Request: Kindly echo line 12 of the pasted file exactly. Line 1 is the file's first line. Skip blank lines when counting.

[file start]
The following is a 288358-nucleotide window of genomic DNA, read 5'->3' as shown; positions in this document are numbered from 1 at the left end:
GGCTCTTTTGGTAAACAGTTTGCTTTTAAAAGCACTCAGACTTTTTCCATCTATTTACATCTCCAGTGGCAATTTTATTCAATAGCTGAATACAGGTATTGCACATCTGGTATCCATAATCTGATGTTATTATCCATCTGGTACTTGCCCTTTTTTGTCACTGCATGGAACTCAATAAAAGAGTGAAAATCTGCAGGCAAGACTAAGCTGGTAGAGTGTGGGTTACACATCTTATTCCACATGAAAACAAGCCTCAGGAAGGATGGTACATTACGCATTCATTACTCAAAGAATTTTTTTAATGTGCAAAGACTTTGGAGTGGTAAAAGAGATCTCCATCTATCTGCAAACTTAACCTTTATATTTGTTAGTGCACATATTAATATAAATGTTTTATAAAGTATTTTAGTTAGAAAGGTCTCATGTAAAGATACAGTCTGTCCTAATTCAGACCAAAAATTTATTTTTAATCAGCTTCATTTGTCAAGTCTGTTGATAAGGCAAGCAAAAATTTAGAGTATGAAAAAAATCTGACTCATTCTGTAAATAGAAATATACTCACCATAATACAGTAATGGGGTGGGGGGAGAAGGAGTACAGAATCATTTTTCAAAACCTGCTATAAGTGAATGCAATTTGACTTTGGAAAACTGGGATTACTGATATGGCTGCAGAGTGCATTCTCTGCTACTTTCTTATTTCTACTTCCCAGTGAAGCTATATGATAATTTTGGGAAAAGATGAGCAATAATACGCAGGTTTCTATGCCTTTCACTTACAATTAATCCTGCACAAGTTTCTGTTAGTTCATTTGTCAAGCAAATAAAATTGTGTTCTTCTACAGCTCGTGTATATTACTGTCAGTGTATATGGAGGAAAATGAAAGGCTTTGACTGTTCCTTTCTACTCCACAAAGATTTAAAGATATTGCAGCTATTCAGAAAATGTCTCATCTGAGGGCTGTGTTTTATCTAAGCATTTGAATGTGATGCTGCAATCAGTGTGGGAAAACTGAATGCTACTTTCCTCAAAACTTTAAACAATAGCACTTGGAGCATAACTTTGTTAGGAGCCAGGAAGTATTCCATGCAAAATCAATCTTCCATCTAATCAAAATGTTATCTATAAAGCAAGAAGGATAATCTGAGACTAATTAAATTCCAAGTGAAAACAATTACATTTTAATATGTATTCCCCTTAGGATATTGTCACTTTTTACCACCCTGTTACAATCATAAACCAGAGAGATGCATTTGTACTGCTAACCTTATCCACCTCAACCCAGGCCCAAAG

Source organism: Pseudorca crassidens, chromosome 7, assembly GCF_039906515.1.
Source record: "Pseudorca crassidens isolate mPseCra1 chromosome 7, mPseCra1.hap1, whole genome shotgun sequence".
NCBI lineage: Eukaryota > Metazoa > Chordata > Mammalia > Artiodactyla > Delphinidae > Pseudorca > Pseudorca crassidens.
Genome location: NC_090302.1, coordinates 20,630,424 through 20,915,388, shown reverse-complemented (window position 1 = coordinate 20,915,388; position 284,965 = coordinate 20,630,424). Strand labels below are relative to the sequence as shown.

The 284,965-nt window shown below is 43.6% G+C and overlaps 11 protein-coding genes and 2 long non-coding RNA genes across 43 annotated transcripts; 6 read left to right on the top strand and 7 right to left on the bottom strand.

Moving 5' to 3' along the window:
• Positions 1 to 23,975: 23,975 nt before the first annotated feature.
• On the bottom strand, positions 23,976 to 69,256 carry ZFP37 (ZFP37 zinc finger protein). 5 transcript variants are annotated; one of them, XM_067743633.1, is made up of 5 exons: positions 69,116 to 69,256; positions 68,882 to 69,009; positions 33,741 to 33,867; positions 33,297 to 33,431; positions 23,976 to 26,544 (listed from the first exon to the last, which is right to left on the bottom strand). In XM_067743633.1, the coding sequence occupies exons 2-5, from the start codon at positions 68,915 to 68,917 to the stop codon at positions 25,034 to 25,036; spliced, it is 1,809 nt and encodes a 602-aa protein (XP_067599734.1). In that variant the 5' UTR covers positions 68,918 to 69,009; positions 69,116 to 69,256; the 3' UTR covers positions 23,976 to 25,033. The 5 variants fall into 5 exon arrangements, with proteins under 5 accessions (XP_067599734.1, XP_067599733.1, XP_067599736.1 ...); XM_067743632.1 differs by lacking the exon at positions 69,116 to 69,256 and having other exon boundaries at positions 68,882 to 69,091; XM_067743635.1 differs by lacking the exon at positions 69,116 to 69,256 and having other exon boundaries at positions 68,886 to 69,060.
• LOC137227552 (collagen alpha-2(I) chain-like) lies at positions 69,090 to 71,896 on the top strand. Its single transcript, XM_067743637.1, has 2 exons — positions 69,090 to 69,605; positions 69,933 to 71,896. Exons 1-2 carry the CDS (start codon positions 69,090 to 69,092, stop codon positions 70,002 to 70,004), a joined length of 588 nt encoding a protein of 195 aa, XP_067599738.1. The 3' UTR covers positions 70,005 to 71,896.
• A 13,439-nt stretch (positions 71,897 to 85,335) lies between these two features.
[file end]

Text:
• A 13,439-nt stretch (positions 71,897 to 85,335) lies between these two features.